This is a short guide to show why and how you could easily and safely invest in Bitcoin. If you don't know absolutely anything about it, you can start here, do your research and I also recommend Blockchain 2035 — The Digital DNA of Internet 3.0 book about Blockchain.

Why to invest in Bitcoin?

We first have to understand that the existing, fiat, monetary system is one of the biggest scams in human history:

Now it becomes clear that we need decentralization of money that is backed by the real value. Check this article with some good reasons to invest in Bitcoin. It could also be seen as one part of financial portfolio diversification strategy or simply — don't put all your eggs in one basket. We live in extremely unstable times and the better we prepare the safer we are.

In 2013, when I started playing with Bitcoin, one Bitcoin was $45. Seven years later, one Bitcoin is 200 times more, almost $9k. So, for example, if one invested $10k in 2013, he would have 2 million dollars now. I think that in 10 years, one Bitcoin will be more than $100k, so at least ten times more than now.

The Strategy

My Bitcoin investment strategy is simple — I am not interested in trading, mining or any other way bothering and spending time and energy with Bitcoin, but instead, simply buying bitcoins monthly with dedicated amount of money. So, every month when I pay my bills, I also buy bitcoins and store them long term, patiently waiting. I am also ready to lose all that money because we don't know what will happen. Buy, safely store and forget. That's all.

I later learned that this strategy is called Dollar Cost Averaging (DCA). DCA Bitcoin is a good site to run past scenarios.

The Wallet

Now, let's talk about the wallet. This is the place where you store your Bitcoins. There are many types of wallets. One is, so called, exchange, where you can buy, trade and store them. I discourage this approach because it completely misses the point — you again don't own your money. We also know what happened with Mt Gox.

You can have your wallet in the paper form, special hardware, special software or combination of those. Although many people recommend hardware wallets and paper as the most secure, I don't agree because if you simply lose them in some way, your Bitcoins are gone forever.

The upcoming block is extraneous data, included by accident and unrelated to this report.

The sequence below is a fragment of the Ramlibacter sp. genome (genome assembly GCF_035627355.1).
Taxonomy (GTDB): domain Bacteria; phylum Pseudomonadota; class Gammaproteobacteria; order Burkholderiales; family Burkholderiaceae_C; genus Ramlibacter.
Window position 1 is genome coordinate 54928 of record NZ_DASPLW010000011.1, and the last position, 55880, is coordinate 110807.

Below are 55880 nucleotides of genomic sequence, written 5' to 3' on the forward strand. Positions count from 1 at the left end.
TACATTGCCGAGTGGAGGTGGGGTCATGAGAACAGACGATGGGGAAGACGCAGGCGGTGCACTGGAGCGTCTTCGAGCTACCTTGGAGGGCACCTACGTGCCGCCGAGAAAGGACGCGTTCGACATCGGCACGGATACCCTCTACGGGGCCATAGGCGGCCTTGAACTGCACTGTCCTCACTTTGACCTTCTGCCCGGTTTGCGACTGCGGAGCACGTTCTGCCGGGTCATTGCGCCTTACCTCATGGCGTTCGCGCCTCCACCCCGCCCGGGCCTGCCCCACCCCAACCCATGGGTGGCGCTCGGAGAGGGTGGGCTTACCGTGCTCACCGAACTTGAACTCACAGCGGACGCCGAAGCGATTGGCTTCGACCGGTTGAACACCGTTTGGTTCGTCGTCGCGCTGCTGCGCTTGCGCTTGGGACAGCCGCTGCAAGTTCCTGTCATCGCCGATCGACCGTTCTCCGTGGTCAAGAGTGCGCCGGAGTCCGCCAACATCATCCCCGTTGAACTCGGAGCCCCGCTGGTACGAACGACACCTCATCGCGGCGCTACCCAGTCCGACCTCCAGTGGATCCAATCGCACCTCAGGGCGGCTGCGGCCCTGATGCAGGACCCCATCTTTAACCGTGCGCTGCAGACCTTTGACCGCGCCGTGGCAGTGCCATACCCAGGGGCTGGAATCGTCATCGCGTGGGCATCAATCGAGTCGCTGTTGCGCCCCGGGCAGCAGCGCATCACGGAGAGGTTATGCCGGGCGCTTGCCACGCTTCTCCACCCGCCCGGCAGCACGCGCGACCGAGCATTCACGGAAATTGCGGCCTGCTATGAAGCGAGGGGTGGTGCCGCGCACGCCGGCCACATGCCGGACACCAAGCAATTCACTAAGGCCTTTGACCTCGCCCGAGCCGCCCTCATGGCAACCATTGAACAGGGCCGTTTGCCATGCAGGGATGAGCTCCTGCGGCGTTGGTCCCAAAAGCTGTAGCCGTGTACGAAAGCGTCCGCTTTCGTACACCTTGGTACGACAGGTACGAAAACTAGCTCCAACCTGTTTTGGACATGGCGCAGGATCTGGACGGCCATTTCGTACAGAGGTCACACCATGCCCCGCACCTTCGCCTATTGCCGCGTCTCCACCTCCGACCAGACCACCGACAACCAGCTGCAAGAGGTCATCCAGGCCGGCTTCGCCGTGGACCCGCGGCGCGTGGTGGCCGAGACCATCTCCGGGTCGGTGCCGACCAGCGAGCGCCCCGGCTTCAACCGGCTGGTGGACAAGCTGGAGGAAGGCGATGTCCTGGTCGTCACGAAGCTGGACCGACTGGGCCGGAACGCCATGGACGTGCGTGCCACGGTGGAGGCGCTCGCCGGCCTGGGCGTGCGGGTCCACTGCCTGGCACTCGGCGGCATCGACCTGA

I prefer software wallet with strong encryption and multiple, secure backup options. There are also many types of software wallets and I prefer SPV instead of a full-blown node. My weapon of choice is Electrum wallet. It's secure, fast and has many good options. If you decide to use it, I highly recommend reading everything on their site and educating yourself how to properly and safely use it (how to properly verify it, wallet usage, different options, etc).

This is what I did:

  • Make sure that your operating system is secure, free from malware and hardened, privacy-wise.
  • Make sure to download the latest version and verify it with PGP.
  • Disconnect from the Internet.
  • Create Electrum wallet (standard SegWit) and write the seed on the piece of paper. Seed is the most important part of your wallet, with it, you can recreate your private keys and your wallet (bitcoins) on any computer, any time. Also make sure to write down one of your bitcoin addresses, you will need it to buy Bitcoins.
  • You can also encrypt your wallet with password if you plan to use Electrum on your machine, for trading for example. Your wallet will be encrypted on your disk and decrypted briefly only if you want to send some Bitcoins.
  • Since I don't plan to spend Bitcoins, I didn't do encryption, but simply deleted my wallet from the disk, I don't need it, I have it in the form of a seed, written on the piece of paper and safely stored.
  • Create 1 MB encrypted drive using VeraCrypt and store your seed there also. Unmount the encrypted drive and connect to Internet again. Now copy this encrypted drive to external storage and upload it to, already E2E encrypted, Tresorit cloud storage. Now you have your wallet in the form of a seed at three different places — paper, encrypted external storage and encrypted cloud storage.
  • Your wallet is, almost, cold storage wallet because it's not connected to the Internet (in decrypted form) and it's not on your machine, which is very safe. You can still create additional wallet and keep it on your machine if you want to trade.
  • Since my wallet is offline, I simply use online Blockstream to track transaction confirmation for my address after buying.

Where and how to buy?

You can find many options for buying here — international, local, P2P. International exchanges didn't work well for me because they either not support my country, have complicated and slow KYC process, are pricey and/or payment options don't work well. P2P are too fishy for me.

I tested multiple exchanges with small amounts (CoinSwitch and Changelly) and finally found one that works for me — Buda. They operate in South America (where I live), have quick and easy KYC, good prices, support and fast bank and BTC transfers. So, I transfer money from my bank account to their bank account, buy Bitcoins and then transfer them to my offline wallet. It works like a charm.

Definitely play with multiple exchanges, test them with small amounts and find one that works well for you.

Payment Processor

BTCPayServer is an open-source, self-hosted payment processor for Bitcoin.

You can also set up the Lightning Network, but I don't see Bitcoin for micro payments or, actually, any integration with payment processing, I see it more like the gold to store the value. So, having BTCPay server doesn't make too much sense to me, but it can be convenient for making payment request manually and sending the link to your customer.

Conclusion

It can be pain to set up everything in the beginning, but after that you don't have to think too much about it and just follow the strategy you put in place.